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Wesley Clark may announce for presidency next week

From Jonathan Karl
CNN Washington Bureau

Retired Army Gen. Wesley Clark
Retired Army Gen. Wesley Clark

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WASHINGTON (CNN) -- Wesley Clark has begun building a campaign organization and several people close to the retired general told CNN Thursday they expect him to announce next week that he is running for president.

Clark has discussed his potential campaign with presidential candidate Howard Dean, the liberal antiwar former Vermont governor who, according to Dean campaign officials, asked Clark for his support.

According to one source familiar with the conversations, the two men discussed the vice presidency. But Dean campaign officials said such talk is premature and those close to Clark expect him to run for president, not vice president.

"I think he's going to run," said Skip Rutherford, a Clark friend and the executive director of the Clinton Presidential Library in Little Rock. "Impressive people are coming forward offering to work on his campaign, run his campaign and consult his campaign."

Several Democratic sources said Clark -- Supreme NATO commander during the war in Kosovo -- has begun the process of putting together a campaign team, including talking to potential campaign managers.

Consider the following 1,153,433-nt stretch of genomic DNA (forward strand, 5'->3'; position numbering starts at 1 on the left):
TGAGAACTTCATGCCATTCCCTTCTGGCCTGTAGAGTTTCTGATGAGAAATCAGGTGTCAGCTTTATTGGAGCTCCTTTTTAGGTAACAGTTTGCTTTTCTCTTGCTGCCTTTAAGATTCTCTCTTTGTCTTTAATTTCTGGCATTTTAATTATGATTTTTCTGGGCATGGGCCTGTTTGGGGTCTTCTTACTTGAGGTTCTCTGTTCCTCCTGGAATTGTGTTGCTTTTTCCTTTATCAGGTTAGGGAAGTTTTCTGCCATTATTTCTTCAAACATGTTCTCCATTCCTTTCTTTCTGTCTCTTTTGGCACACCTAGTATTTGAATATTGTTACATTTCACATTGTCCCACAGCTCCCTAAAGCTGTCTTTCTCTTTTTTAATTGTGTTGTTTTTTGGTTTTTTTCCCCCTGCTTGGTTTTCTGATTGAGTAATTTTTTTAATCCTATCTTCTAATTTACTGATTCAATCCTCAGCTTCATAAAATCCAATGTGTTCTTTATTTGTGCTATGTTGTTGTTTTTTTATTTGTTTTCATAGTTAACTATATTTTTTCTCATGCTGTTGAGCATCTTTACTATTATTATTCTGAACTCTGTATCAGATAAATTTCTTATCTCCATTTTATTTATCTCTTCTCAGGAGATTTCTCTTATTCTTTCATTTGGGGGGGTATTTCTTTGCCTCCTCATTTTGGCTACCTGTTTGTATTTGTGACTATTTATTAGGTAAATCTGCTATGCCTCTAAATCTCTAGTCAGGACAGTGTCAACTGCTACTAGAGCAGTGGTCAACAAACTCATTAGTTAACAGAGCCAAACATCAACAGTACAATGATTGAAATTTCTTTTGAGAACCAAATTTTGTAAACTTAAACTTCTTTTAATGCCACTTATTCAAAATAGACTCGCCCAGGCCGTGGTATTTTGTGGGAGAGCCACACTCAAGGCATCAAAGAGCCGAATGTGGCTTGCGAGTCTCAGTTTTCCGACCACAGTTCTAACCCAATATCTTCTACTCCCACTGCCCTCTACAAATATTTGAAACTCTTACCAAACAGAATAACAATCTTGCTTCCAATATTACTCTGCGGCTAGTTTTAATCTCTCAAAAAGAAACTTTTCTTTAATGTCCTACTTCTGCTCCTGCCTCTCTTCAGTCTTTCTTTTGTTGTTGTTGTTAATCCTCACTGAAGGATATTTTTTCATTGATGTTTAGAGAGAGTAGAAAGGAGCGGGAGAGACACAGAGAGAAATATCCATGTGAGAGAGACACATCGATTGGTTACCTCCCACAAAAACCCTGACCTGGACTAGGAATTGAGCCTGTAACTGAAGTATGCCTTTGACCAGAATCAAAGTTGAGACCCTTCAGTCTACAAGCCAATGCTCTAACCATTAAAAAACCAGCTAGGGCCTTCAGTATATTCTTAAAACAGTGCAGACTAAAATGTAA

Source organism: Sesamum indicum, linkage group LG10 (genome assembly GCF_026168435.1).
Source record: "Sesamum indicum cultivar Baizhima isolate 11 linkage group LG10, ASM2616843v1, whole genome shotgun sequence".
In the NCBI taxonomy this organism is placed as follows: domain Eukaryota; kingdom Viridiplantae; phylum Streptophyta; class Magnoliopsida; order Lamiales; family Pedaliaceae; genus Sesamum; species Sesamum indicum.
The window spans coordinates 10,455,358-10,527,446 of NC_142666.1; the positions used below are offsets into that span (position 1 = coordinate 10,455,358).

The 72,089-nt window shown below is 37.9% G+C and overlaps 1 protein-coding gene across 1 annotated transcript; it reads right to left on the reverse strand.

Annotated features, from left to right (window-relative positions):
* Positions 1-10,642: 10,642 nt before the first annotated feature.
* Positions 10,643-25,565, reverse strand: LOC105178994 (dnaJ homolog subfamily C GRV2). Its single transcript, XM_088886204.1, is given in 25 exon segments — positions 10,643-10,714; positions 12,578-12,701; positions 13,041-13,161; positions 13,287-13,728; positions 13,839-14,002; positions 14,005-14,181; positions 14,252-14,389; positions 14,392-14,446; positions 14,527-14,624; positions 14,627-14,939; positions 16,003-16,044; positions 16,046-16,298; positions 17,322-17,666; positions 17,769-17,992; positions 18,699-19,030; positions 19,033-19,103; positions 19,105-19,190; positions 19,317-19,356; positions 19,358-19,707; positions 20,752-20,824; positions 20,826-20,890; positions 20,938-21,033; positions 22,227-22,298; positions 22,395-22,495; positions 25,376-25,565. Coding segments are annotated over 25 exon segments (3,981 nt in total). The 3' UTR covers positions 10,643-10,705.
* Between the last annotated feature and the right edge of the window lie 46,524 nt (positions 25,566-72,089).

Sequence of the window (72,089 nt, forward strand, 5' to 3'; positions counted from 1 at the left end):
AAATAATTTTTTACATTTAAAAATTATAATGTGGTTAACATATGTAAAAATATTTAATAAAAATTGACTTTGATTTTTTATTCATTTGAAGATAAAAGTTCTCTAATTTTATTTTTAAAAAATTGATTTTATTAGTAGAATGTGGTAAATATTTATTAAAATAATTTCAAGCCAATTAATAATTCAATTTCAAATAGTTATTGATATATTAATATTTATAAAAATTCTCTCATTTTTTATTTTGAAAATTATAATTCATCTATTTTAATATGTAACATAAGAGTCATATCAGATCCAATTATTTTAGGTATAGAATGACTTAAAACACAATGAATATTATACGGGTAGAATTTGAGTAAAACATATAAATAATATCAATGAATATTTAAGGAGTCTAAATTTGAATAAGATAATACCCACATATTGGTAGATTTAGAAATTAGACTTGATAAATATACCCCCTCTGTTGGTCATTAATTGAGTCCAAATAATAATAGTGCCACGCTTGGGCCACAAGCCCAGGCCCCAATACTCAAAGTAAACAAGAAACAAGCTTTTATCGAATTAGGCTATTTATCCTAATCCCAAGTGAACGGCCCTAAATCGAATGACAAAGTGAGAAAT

"There is a lot of momentum here," said one former high-level Clinton administration official who has talked to Clark about a campaign. "It's 90-10 that he runs, but he has not pulled the trigger in his own mind."

Gore campaign veteran Mark Fabiani, who is advising Clark on the possible presidential campaign, cautions that Clark has not yet made a final decision.

"He's doing the kind of things you'd do if you are going to run. He's doing what he needs to do to put himself in a position to run," Fabiani said. "He'd be a great candidate, but at this point it's theoretical."

Clark is returning home to Arkansas Friday to talk to his family. Clark has said that his wife, Gertrude, has reservations about a presidential campaign but will support him in whatever decision he makes.

--CNN Senior Political Researcher Robert Yoon contributed to this report


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